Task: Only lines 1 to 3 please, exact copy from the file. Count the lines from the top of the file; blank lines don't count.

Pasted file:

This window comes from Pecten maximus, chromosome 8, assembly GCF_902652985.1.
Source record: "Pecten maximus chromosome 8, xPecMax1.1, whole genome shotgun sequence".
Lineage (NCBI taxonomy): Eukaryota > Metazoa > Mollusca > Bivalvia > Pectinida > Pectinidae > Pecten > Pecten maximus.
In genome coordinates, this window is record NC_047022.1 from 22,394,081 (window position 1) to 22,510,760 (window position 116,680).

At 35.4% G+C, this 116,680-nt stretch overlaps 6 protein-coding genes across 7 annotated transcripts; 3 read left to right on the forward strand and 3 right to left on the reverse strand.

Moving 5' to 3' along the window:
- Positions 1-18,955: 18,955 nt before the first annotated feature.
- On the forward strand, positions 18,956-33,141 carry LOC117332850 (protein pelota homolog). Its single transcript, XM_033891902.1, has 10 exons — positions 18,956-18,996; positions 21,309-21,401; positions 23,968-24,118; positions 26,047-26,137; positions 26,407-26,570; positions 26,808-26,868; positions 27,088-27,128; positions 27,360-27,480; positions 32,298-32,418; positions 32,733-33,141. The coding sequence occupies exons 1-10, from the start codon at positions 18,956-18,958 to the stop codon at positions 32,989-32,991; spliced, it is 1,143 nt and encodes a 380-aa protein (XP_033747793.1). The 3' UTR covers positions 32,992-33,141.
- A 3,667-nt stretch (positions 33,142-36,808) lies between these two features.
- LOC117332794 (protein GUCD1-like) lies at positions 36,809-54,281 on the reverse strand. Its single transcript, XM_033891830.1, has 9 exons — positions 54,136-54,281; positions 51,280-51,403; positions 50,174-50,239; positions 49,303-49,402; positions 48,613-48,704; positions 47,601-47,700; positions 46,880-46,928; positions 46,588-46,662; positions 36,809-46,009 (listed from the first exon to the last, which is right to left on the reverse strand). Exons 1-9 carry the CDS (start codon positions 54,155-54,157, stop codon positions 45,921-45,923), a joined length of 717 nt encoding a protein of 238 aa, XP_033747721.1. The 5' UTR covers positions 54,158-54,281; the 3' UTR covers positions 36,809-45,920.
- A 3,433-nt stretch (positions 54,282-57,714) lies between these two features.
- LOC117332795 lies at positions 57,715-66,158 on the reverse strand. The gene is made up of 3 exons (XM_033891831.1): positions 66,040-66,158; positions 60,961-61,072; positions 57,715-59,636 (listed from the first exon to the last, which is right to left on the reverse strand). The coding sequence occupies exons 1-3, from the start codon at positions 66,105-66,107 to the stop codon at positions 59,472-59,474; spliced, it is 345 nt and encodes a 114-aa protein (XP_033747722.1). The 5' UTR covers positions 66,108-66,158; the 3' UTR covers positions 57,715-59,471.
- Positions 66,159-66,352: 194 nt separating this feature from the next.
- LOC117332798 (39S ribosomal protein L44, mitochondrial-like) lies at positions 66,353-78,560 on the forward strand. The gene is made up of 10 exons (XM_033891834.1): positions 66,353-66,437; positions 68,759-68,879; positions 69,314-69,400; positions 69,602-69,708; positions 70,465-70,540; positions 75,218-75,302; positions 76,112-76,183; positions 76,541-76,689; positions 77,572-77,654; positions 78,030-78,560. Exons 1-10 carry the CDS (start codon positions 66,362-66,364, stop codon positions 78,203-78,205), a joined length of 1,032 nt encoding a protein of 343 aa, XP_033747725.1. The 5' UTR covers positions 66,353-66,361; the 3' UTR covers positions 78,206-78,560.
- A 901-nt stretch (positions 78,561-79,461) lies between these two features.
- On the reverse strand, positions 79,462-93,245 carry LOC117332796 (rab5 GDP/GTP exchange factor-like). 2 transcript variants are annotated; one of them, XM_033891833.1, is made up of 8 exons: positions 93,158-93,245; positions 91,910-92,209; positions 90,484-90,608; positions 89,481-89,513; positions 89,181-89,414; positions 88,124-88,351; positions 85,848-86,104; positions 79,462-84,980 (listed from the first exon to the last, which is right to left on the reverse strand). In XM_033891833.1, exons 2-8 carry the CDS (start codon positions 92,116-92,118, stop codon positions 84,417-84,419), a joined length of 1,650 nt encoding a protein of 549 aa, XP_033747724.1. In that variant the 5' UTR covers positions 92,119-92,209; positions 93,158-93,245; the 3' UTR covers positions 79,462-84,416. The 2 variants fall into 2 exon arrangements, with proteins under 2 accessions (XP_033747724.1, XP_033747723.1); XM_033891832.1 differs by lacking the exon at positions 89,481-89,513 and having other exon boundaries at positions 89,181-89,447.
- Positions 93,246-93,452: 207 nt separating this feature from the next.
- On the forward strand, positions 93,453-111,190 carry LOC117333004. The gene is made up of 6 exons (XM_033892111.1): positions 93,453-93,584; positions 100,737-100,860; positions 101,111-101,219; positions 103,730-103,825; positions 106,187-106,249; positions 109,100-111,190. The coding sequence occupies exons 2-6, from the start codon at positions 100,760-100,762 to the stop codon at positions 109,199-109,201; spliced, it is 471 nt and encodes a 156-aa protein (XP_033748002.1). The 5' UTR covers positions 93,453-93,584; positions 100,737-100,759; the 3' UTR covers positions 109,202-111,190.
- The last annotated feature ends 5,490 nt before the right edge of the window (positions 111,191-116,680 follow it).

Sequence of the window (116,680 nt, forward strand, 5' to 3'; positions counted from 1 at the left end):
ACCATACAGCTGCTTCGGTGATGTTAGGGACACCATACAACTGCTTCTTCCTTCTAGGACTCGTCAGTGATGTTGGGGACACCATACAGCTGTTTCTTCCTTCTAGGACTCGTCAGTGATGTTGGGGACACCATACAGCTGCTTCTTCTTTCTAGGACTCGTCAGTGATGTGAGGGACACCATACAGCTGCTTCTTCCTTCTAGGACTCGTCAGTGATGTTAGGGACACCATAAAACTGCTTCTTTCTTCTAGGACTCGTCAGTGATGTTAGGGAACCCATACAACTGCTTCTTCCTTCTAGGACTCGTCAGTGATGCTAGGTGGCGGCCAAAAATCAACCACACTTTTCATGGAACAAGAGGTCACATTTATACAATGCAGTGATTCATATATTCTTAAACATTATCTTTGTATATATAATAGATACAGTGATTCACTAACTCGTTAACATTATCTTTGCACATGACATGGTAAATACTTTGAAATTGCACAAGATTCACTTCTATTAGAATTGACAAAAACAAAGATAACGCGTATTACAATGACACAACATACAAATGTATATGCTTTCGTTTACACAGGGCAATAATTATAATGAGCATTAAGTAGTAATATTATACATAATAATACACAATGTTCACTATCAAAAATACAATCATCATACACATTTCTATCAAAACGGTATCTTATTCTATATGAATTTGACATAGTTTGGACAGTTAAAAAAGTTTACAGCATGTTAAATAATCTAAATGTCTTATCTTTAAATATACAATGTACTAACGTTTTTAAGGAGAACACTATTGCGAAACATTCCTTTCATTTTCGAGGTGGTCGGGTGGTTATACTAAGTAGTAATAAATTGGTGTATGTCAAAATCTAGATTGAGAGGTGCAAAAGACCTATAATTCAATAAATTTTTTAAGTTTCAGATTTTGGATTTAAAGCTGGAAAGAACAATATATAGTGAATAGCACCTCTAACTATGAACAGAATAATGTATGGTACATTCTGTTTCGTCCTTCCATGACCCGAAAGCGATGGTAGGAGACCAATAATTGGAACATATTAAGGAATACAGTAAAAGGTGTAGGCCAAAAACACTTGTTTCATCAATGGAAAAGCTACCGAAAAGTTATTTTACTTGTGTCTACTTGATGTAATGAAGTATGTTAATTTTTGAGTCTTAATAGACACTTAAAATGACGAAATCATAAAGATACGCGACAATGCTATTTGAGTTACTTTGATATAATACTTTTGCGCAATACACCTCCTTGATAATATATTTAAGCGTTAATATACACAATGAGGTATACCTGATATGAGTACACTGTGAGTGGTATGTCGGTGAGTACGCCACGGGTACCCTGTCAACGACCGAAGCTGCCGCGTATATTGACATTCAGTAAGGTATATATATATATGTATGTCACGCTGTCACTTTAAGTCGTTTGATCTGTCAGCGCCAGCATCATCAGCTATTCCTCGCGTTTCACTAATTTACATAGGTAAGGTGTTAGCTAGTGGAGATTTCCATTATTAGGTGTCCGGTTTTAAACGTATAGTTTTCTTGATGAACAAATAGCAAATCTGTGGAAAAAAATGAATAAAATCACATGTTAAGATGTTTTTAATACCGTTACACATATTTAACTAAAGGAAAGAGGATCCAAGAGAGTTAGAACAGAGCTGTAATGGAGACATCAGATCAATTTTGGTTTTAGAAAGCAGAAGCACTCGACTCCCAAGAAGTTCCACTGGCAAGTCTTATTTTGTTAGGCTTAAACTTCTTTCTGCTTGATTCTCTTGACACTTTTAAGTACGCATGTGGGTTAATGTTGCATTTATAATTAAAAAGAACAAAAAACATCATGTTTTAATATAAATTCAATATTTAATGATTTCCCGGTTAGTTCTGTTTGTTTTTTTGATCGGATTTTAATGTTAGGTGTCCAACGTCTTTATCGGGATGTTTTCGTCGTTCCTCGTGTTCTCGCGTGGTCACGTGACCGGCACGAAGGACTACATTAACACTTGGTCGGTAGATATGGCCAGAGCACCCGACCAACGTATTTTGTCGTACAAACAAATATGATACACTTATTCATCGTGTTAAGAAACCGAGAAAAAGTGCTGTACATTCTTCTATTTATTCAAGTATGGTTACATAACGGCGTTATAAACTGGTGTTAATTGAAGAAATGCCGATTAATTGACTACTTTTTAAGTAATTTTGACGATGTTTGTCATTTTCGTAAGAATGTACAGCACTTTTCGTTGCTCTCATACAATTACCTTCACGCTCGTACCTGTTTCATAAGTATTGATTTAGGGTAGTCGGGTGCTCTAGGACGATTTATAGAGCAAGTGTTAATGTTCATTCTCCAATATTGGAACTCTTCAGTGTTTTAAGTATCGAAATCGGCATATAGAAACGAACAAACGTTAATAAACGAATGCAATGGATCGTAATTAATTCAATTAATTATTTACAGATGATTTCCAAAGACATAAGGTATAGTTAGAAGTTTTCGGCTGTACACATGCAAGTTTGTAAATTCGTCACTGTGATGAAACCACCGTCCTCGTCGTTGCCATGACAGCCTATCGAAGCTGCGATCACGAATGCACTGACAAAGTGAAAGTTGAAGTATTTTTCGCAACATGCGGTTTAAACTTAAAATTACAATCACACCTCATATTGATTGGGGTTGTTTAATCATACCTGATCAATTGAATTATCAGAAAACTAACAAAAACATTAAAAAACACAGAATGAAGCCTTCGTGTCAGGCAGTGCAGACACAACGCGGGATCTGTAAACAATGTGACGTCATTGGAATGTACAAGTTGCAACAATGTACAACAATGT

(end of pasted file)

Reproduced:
This window comes from Pecten maximus, chromosome 8, assembly GCF_902652985.1.
Source record: "Pecten maximus chromosome 8, xPecMax1.1, whole genome shotgun sequence".
Lineage (NCBI taxonomy): Eukaryota > Metazoa > Mollusca > Bivalvia > Pectinida > Pectinidae > Pecten > Pecten maximus.